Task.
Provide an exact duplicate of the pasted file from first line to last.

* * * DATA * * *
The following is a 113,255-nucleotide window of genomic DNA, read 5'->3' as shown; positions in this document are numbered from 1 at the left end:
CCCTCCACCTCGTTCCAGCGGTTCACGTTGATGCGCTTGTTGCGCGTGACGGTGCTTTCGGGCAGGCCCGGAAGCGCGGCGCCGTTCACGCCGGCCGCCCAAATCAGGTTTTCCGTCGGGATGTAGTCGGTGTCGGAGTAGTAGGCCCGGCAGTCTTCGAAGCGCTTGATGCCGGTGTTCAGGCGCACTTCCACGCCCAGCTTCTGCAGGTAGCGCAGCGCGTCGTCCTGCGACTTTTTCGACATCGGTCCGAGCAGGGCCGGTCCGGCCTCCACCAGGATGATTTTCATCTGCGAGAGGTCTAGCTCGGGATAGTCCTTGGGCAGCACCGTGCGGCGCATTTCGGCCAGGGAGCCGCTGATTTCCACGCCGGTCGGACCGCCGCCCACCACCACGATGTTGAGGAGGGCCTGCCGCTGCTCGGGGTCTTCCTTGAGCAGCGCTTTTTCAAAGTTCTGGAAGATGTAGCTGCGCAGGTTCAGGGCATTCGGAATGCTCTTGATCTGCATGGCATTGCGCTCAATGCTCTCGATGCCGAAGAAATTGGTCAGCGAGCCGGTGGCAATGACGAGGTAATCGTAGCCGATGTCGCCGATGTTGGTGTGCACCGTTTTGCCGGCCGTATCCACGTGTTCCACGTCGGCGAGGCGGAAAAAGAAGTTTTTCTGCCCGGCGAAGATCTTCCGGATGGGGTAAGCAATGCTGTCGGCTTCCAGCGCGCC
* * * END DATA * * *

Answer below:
The following is a 113,255-nucleotide window of genomic DNA, read 5'->3' as shown; positions in this document are numbered from 1 at the left end:
CCCTCCACCTCGTTCCAGCGGTTCACGTTGATGCGCTTGTTGCGCGTGACGGTGCTTTCGGGCAGGCCCGGAAGCGCGGCGCCGTTCACGCCGGCCGCCCAAATCAGGTTTTCCGTCGGGATGTAGTCGGTGTCGGAGTAGTAGGCCCGGCAGTCTTCGAAGCGCTTGATGCCGGTGTTCAGGCGCACTTCCACGCCCAGCTTCTGCAGGTAGCGCAGCGCGTCGTCCTGCGACTTTTTCGACATCGGTCCGAGCAGGGCCGGTCCGGCCTCCACCAGGATGATTTTCATCTGCGAGAGGTCTAGCTCGGGATAGTCCTTGGGCAGCACCGTGCGGCGCATTTCGGCCAGGGAGCCGCTGATTTCCACGCCGGTCGGACCGCCGCCCACCACCACGATGTTGAGGAGGGCCTGCCGCTGCTCGGGGTCTTCCTTGAGCAGCGCTTTTTCAAAGTTCTGGAAGATGTAGCTGCGCAGGTTCAGGGCATTCGGAATGCTCTTGATCTGCATGGCATTGCGCTCAATGCTCTCGATGCCGAAGAAATTGGTCAGCGAGCCGGTGGCAATGACGAGGTAATCGTAGCCGATGTCGCCGATGTTGGTGTGCACCGTTTTGCCGGCCGTATCCACGTGTTCCACGTCGGCGAGGCGGAAAAAGAAGTTTTTCTGCCCGGCGAAGATCTTCCGGATGGGGTAAGCAATGCTGTCGGCTTCCAGCGCGCC